Finding Comfort in the Discomfort

Yesterday I had a no agenda day with nothing planned but an overdue eyebrow wax and a day with my 3 year old.


We started off with a “lets see where the day take us” attitude. My daughter and I exchanged makeovers with magic markers and we stayed in our PJ’s until the late afternoon. We later flowed spontaneously into meeting up with old friend for lunch. But as the day went on, with less to do and more empty space, I found myself trying to come up with things to make me feel more “productive” even though no part of me felt inspired to do so.


Being busy all the time is an old in-road in my brain that has deep grooves and familiar paths, but it doesn’t always make me feel the best about myself or help me to actually accomplish much.  


As I’ve invited more ease in my life these past few years and held the question “isn’t there a better way than work hard, hustle, and burnout?” I’ve found that yes, there is! When I can get in the space of following my curiosity, enthusiasm, or possibility I’ve found that many big weights get lifted with little effort on my part. But what has also come (as does with anything we quit doing ) has been the discomfort of uncertainty and a fear of doing it wrong.  


When we choose to change a habit, we are motivated by the hope that we will feel better for doing so. But we often forget that when we stop doing anything we must first go through the discomfort of not knowing what to do instead. I’m sure you’ve had the experience of quitting something only to make you crave it even more. And often it’s not a one time fix but a choice that you consciously make every day especially when the urge to go back to what you know grows stronger.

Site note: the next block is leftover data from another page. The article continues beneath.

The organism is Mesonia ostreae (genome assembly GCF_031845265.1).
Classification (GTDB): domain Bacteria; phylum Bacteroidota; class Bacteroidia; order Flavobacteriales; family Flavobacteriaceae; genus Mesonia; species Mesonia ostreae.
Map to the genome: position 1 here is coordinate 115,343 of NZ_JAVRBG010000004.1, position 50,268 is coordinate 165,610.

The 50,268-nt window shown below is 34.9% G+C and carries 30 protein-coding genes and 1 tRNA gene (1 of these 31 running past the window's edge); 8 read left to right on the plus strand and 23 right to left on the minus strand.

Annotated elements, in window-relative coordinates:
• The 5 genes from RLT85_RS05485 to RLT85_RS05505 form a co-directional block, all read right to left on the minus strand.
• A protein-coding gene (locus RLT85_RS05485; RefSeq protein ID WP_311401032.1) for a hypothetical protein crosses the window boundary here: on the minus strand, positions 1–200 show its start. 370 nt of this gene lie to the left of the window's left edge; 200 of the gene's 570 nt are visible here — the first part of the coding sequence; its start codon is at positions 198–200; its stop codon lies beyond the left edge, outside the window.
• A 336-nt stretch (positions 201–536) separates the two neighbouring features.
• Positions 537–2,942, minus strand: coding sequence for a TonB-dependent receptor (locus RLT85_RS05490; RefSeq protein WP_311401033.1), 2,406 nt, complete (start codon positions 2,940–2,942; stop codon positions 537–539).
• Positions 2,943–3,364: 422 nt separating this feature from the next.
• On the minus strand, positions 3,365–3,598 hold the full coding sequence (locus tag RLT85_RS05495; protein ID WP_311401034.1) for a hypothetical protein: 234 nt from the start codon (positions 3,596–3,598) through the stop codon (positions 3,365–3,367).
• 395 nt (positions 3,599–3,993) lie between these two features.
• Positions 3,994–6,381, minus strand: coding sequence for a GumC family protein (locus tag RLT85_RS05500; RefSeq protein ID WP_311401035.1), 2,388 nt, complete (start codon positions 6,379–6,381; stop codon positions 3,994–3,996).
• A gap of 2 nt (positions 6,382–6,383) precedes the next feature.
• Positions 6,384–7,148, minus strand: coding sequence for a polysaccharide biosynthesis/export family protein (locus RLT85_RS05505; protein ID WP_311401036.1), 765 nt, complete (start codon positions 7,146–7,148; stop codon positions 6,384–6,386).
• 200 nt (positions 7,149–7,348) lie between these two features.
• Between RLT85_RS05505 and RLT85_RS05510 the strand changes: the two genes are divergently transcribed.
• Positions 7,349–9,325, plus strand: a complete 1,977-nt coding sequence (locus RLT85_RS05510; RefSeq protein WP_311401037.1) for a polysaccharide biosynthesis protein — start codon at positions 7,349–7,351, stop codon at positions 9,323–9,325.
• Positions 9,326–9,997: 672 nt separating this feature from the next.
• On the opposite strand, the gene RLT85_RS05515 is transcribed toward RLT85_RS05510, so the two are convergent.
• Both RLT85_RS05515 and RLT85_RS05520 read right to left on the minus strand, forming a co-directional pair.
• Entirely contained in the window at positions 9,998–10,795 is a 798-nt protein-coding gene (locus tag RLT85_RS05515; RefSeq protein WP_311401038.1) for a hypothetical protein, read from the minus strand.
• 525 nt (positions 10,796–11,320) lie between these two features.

Our ego wants to keep us safe and what is certain to the ego is those old patterns and habits that we know so well. For me that old habit is being busy and doing more. So every time I choose ease and flow my ego will try and convince me to go to that old in-road in my brain of “work hard and hustle.” But here is what I’ve learned from this exploration of ease and flow, that this is a process of undoing and just because I say I want “ease and flow” doesn’t mean that I won’t still rub up against my old conditioning of needing to work hard to be worthy.  


We can change habits that no longer serve us, we can have that vibrancy and ease in our life and relationships. But it does take a willingness to jump off the hamster wheel with no promise of another path in its place.  


With some reflection that day I was able to recognize that I had been running on a hamster wheel all day and getting nothing done. When I had that realization all I did was stop. I stopped moving, stopped cleaning, stopped trying to write this exact newsletter post. And what happened? I was uncomfortable, I could feel my feelings, my throat ached, I may have cried but it all passed with time. And here I am on another day finishing this post with much more joy and ease. The things that I needed to get done got done and the rest of it will get done later. I know I will be here again and again and again but my hope is that I can catch myself a little bit quicker each time.  


Just a little of what I’ve been thinking about.


If you can relate to this running on a hamster feeling. The next time you catch yourself in this cycle first take a moment to stop and and ask yourself where in your body you are feeling tension. 


Put your hand on that part of your body and offer tenderness and kindness as you would a little child.  


Then with the same tenderness and awareness find the acupressure points below as useful tools to use throughout the day. These points help to calm and ground our nervous system and bring us back home to ourselves.

HT 7- connect to your heart, ease anxiety

KD 1- anchoring and grounding 

PT 0- homeostasis